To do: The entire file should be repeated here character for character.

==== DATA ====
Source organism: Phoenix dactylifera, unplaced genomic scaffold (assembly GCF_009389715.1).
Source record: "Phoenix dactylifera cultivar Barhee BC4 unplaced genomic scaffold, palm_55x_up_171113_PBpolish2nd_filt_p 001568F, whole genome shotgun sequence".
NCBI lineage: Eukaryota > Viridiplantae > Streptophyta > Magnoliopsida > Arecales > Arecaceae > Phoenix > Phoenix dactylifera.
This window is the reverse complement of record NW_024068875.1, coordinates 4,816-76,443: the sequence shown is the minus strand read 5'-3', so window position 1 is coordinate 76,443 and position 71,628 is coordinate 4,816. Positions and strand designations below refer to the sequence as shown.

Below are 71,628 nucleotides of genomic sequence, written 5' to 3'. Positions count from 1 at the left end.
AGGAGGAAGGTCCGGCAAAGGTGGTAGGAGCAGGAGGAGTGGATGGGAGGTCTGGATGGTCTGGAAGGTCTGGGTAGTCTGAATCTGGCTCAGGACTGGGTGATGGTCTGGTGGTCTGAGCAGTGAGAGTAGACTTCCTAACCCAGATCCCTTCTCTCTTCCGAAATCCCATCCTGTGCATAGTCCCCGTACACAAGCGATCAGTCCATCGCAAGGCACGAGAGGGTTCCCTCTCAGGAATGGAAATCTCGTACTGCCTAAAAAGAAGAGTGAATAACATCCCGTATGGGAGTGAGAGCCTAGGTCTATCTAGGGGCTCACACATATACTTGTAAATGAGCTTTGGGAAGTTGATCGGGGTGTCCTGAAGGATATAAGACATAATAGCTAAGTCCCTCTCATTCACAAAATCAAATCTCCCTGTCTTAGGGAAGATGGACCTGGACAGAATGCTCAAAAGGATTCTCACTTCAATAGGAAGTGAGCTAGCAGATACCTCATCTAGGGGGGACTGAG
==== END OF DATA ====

Source organism: Phoenix dactylifera, unplaced genomic scaffold (assembly GCF_009389715.1).
Source record: "Phoenix dactylifera cultivar Barhee BC4 unplaced genomic scaffold, palm_55x_up_171113_PBpolish2nd_filt_p 001568F, whole genome shotgun sequence".
NCBI lineage: Eukaryota > Viridiplantae > Streptophyta > Magnoliopsida > Arecales > Arecaceae > Phoenix > Phoenix dactylifera.
This window is the reverse complement of record NW_024068875.1, coordinates 4,816-76,443: the sequence shown is the minus strand read 5'-3', so window position 1 is coordinate 76,443 and position 71,628 is coordinate 4,816. Positions and strand designations below refer to the sequence as shown.

Below are 71,628 nucleotides of genomic sequence, written 5' to 3'. Positions count from 1 at the left end.
AGGAGGAAGGTCCGGCAAAGGTGGTAGGAGCAGGAGGAGTGGATGGGAGGTCTGGATGGTCTGGAAGGTCTGGGTAGTCTGAATCTGGCTCAGGACTGGGTGATGGTCTGGTGGTCTGAGCAGTGAGAGTAGACTTCCTAACCCAGATCCCTTCTCTCTTCCGAAATCCCATCCTGTGCATAGTCCCCGTACACAAGCGATCAGTCCATCGCAAGGCACGAGAGGGTTCCCTCTCAGGAATGGAAATCTCGTACTGCCTAAAAAGAAGAGTGAATAACATCCCGTATGGGAGTGAGAGCCTAGGTCTATCTAGGGGCTCACACATATACTTGTAAATGAGCTTTGGGAAGTTGATCGGGGTGTCCTGAAGGATATAAGACATAATAGCTAAGTCCCTCTCATTCACAAAATCAAATCTCCCTGTCTTAGGGAAGATGGACCTGGACAGAATGCTCAAAAGGATTCTCACTTCAATAGGAAGTGAGCTAGCAGATACCTCATCTAGGGGGGACTGAG